Why You Maybe Haven’t Heard of Marketing Operations

Why You Maybe Haven’t Heard of Marketing Operations

Are you like me and get that FOMO feeling when you hear a term with which you’re unfamiliar? If one of those terms is marketing operations, fear no longer because that’s the topic we’re covering today.

The world is changing at a crazy rate; it’s just hard to keep up. If you haven’t heard of marketing operations, aka MOPs (worst acronym ever) or marketing ops, there’s no need to worry. In fact, the term is relatively new.

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The History of Marketing Operations

Early in marketing, there was just a handful of channels. And while there were technical competencies associated with those channels, they weren’t rapidly changing. If we think about the TV show Madmen, which highlights the advertising industry in the ‘60s, there were just a few channels: direct mail, retail, print ads, radio, and television. That was about it. And those channels weren’t changing very rapidly. TV went from black and white to color. There were some advancements in printing; ads could have more color and direct mail could be die-cut.

Fast forward to today, where not only are new channels being introduced with frequency (Hello, TikTok, Clubhouse, and whatever’s coming next), but the channels themselves continue to change at a dramatic rate. It is a full-time job just to keep up with changes in the Facebook Business Manager.

Even at the turn of this century, digital marketing was considered a separate channel that included websites, email marketing, and digital ads. But it didn’t take long before every aspect of marketing included some kind of digital component, and digital marketing is at this point completely integrated with every channel.

The First Definition

IDG first defined the term marketing operations in 2005. It became necessary because of the meteoric proliferation of marketing software applications and the related need for experts to select, deploy, and operate them. According to chiefmartec.com’s Scott Brinker in his latest Marketing Technology Landscape, the number of applications increased from just 150 in 2011 to 8,000 in 2020. That’s a 5,200% increase in 9 years, and it’s not slowing down.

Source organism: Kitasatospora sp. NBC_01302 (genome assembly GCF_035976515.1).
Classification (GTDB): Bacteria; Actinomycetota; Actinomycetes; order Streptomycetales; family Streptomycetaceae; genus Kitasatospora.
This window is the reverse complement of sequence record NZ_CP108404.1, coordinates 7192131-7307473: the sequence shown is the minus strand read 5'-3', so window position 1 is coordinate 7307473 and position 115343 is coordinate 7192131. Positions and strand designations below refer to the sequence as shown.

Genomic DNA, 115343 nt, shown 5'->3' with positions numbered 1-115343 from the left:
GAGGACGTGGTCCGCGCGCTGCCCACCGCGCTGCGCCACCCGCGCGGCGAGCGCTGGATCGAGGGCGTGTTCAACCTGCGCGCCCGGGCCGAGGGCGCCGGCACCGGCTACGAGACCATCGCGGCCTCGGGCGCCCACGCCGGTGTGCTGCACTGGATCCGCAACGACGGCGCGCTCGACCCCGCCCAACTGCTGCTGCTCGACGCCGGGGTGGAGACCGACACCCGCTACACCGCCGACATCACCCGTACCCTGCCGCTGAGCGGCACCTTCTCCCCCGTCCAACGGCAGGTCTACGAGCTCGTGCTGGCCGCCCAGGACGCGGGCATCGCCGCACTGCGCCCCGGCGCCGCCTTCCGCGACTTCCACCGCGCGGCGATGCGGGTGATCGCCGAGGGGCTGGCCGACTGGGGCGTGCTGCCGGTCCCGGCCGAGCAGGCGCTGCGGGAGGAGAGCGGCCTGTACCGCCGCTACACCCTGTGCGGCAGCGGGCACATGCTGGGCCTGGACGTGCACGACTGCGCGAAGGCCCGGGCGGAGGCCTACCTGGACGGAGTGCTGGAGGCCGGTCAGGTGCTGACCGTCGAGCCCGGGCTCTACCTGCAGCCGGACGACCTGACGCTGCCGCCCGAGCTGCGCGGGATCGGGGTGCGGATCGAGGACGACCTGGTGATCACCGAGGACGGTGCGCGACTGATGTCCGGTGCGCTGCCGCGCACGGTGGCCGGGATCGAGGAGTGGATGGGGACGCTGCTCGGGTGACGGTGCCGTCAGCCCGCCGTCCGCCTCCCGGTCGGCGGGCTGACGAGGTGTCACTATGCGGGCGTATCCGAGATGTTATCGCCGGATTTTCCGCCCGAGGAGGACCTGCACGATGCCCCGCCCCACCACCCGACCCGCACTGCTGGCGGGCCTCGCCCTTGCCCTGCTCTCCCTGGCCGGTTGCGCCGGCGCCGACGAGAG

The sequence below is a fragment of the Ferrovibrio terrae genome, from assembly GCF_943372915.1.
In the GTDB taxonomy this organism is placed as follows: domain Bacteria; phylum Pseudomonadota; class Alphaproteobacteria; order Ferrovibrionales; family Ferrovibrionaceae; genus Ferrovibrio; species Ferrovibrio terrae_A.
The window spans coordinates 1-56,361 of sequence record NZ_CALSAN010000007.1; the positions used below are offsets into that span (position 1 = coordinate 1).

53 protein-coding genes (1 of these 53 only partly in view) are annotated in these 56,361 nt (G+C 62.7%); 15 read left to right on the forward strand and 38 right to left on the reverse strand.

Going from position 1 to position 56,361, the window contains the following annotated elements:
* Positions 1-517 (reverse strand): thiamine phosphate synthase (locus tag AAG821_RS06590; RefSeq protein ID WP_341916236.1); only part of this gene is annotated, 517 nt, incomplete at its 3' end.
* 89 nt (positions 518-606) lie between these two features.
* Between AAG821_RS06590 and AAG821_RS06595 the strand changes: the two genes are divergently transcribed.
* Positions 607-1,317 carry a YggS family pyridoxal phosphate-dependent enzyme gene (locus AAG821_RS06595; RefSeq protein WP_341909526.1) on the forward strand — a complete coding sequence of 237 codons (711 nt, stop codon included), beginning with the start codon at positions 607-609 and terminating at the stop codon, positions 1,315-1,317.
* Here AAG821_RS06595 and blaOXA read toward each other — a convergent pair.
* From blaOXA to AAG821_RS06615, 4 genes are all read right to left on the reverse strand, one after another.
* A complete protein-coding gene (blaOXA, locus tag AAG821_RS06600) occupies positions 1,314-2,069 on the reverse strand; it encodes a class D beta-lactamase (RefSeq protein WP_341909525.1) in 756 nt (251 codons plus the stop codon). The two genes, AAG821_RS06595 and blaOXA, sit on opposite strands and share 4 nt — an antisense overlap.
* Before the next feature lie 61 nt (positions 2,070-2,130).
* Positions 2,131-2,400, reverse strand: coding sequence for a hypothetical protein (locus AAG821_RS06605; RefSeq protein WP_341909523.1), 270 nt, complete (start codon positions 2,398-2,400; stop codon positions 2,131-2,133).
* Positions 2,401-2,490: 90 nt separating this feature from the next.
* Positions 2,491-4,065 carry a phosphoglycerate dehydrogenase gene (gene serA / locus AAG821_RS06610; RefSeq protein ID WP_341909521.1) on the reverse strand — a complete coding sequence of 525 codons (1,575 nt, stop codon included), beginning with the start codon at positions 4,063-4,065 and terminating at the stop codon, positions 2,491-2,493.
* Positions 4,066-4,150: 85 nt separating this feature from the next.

Marketing Operations in Business Today

While traditional marketing skills, such as strategic and creative thinking, are still required for marketing teams, there’s also a need for more technical and analytical skills to oversee the ever-increasing technology and data that marketing departments manage.

Marketing operations is a relatively new function in the marketing organization that enables the department to operate efficiently and deliver the desired business outcomes through people, processes, technology, and data.

Mid-size businesses are only recently really feeling the need for marketing operations as they use and add more software apps. Large businesses created marketing ops roles 8–10 years ago partially due to their scale—using more apps because of their size—and partially due to their development and use of many internal custom applications.

It’s not uncommon for small and medium businesses to have 25–50 marketing software applications in their martech stack, while enterprise-level organizations can have more than 250, according to stack management firm CabinetM.

Why You Need to Understand the Role of Marketing Ops

Because of this rapid change, marketing operations has usually been the last thing organizations realize they need. Many factors contribute to this blind spot, including the traditional structure of marketing teams and marketing leadership programs and education lagging behind industry realities.

Thus, organizations historically bring on marketing ops as an afterthought: a reactive last-ditch effort to try to fix chaotic data and processes.

Marketing leaders are beginning to understand that facilitating tech and data is the key to scaling and optimizing marketing. Dave Gerhardt, former Chief Brand Officer at Drift, commented that were he to start over, his first or second marketing hire would be a marketing ops role.

Support Marketing Teams Keeping Them in Their Own Lanes

Understanding the tech and data needs of your marketing initiatives and resourcing those needs with an expert instead of attempting to smush that onto the existing marketing team’s roles is the first step in benefiting from marketing operations.

Unburdening creative teams by pairing them with marketing operations teams means not only more effective and efficient marketing, but also happier team members. It also means better performance for the whole organization.

Not sure where to start with improved efficiency for your marketing team? It can be as simple as assembling information so tasks can be delegated and completed faster. I’ve created the Website Quick Reference template to help teams like yours pull together the technical details for your website to avoid delays and whoopsies when dealing with the website. Grab your free template here.

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